Last week there was renewed talk of the upcoming “Ender’s Game” film. Specifically, there was a renewed call to boycott the film by Queer SF fans and their allies. This is because the author of the original novel, Mr. Orson Scott Card, is most decidedly NOT a friend to the LGBT community. Mr. Card, using his religion as reasoning, has often made absolutely horrific statements, both in interviews and on his blog, concerning LGBT people. He has advocated for their arrest, and advocated for armed insurrection against any governments that sanction marriage equality. He wrote a novella based on ‘Hamlet’ smearing gay people and equating homosexuality with incest and pederasty. He sits on the board of NOM, a group with lobbies against marriage equality and spreads misinformation about LGBT people.

But of course Card has the right to say what he wishes. He made his bed, and well and good for him. The problem is, he doesn’t much feel like sleeping in it. Last week, Card gave an interview with Entertainment Weekly. Therein, he hoped that supporters of marriage equality would ‘show tolerance’ and go and see his movie.

Tolerance. You keep using that word. I don’t think it means what you think it means.

This petty little swipe, maybe meant to bolster his reactionary religious base into getting the word out, maybe an accurate portrayal of his thoughts on not boycotting his film vs. being thrown in jail for being with the person you love, certainly had an effect, just maybe not the one he wanted.

Card’s comments had the effect of pouring gasoline on a pile of embers. When trailers for the film first came out, SF fans had a generally quiet and civil discussion about the movie. On the one hand, it looked cool, and was the work of a whole team of people, many of whom were strong allies of the LGBT community. In any case, the novel is much beloved, and was it possible to separate the work from the creator? This had all simmered down when Card threw his dunce cap into the ring with his comment. Some people weren’t going to see it, other people were. Some people were going to see it but assuage their guilt by donating the ticket price to a charitable organization, because darn it, the trailer did look cool. Most people behaved like adults. They considered the options, and they decided on the one that was best for them. All was well.

Card’s comments set off a new round of anger in his adversaries. New calls, much louder this time, came for a boycott, with the clear evidence of his snide little remarks to back them up. Lionsgate, the film’s distributor, went into crisis mode, demonstrating their solidarity with the LGBT community with PR statements, celebrity supporters, and even promising a special LGBT-friendly premier of the film.

I’m still not going to see it, and my reasons have more to do with Card’s foolish interview comments than his politics. He is entitled to his opinions, but an author should know better. Card acted in an abominably unprofessional manner. Here is what he did wrong:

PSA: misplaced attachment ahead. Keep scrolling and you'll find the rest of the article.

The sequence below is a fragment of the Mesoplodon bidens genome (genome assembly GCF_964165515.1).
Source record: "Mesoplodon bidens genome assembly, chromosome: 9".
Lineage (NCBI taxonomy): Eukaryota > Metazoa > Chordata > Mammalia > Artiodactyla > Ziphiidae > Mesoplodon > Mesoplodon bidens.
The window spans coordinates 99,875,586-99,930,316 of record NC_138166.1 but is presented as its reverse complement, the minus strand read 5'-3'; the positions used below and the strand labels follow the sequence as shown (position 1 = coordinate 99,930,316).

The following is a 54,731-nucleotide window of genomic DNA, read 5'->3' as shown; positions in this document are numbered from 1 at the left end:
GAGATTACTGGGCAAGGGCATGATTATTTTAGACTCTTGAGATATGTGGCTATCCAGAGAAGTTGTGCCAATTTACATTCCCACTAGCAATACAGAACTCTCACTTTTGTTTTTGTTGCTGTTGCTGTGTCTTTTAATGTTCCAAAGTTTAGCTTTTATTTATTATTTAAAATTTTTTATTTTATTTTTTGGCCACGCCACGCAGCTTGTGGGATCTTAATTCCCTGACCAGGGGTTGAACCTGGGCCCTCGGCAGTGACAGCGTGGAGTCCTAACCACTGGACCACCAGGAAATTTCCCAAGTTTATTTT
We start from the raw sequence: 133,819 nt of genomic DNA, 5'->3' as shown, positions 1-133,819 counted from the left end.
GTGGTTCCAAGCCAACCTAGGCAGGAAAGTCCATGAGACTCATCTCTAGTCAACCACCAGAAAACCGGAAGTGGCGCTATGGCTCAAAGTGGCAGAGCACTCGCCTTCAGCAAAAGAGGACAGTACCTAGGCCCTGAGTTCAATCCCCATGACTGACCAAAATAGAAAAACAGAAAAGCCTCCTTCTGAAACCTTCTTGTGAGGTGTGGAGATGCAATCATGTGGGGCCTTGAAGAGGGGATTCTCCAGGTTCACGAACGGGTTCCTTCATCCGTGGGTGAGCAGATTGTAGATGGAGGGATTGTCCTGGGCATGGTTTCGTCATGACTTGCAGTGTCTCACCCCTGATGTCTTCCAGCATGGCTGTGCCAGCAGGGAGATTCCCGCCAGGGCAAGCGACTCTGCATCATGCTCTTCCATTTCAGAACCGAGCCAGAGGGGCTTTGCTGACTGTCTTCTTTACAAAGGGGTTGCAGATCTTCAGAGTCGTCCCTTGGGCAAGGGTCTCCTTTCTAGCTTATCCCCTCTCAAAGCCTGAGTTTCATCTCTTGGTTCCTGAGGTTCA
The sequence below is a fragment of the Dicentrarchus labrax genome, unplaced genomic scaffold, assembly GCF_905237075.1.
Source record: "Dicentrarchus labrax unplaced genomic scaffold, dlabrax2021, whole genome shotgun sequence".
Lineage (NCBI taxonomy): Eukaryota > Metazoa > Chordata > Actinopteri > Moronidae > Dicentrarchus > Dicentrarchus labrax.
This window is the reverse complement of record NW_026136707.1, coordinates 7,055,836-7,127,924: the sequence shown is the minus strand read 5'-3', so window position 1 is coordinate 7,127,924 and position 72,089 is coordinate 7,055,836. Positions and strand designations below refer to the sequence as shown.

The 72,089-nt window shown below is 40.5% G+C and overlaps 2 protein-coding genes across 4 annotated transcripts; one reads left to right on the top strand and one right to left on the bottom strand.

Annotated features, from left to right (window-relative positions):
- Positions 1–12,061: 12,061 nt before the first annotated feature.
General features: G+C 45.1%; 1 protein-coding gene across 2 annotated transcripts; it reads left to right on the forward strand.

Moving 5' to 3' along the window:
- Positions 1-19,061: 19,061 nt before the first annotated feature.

1. Never, never, EVER feed the troll. Even if you think you’re right. Even if you are right. Even if your opponents are godless commie mutant traitors, ALL HAIL FRIEND COMPUTER! Don’t do it. Don’t get that last word in. A troll pokes the bear. A professional cuts their losses and moves on. Don’t get that last punch in. Because it won’t be the last punch.

2. Accept that you have haters and you have fans. Engage the fans and ignore the haters. Dude is a New York Times best-selling author. He has been for decades. The SF community has seen example after example of authors trying to directly challenge their critics. In some cases, literal critics writing bad reviews. SF has never been the darling of the publishing industry anyway. We’ve long been considered literary fiction’s dorky little brother, hanging around where he isn’t wanted, swinging toy swords and making lightsabre noises with his mouth. You get the audience you get, and you cherish it, feed and water it, make it grow like a money tree. Don’t shout at the brambles. They aren’t going to do anything for you.

3. To quote another recent SF flick, “It’s not about obedience, it’s about respect.” Audiences go to your film, or buy your latest book in hard cover because… drumroll please… they want to be entertained. They see what you have to offer, and decide that it’s worth their money. Maybe they go because they’re fans, and they like you. But they don’t owe you a thing. This is the great secret I’ve learned about being a writer, slinging words out into the dark aether and hoping they land on the desk of someone who wants to read them. Nobody owes you shit. Not the industry, not your fans, and certainly not your detractors. It is the height of arrogance to expect otherwise.

Tolerance means accepting your film exists. The boycott isn’t about picketing the theaters or shutting down the studio. It’s about not paying twenty dollars to watch an earnest white boy kill buggers. And that’s fine. The film might have needed to reach a wider audience to be profitable. The negative attention might convince potential theater goers to wait for the blue ray. But that money wasn’t promised the film, and it certainly isn’t owed. Any shred of attention, anything cent spent on merchandise, or any tiny fraction of a ticket price, is the goodwill and respect of your audience. To imply that people outside your audience are being intolerant by withholding their dollars is not merely unprofessional, it’s disrespectful to them, and to your fans.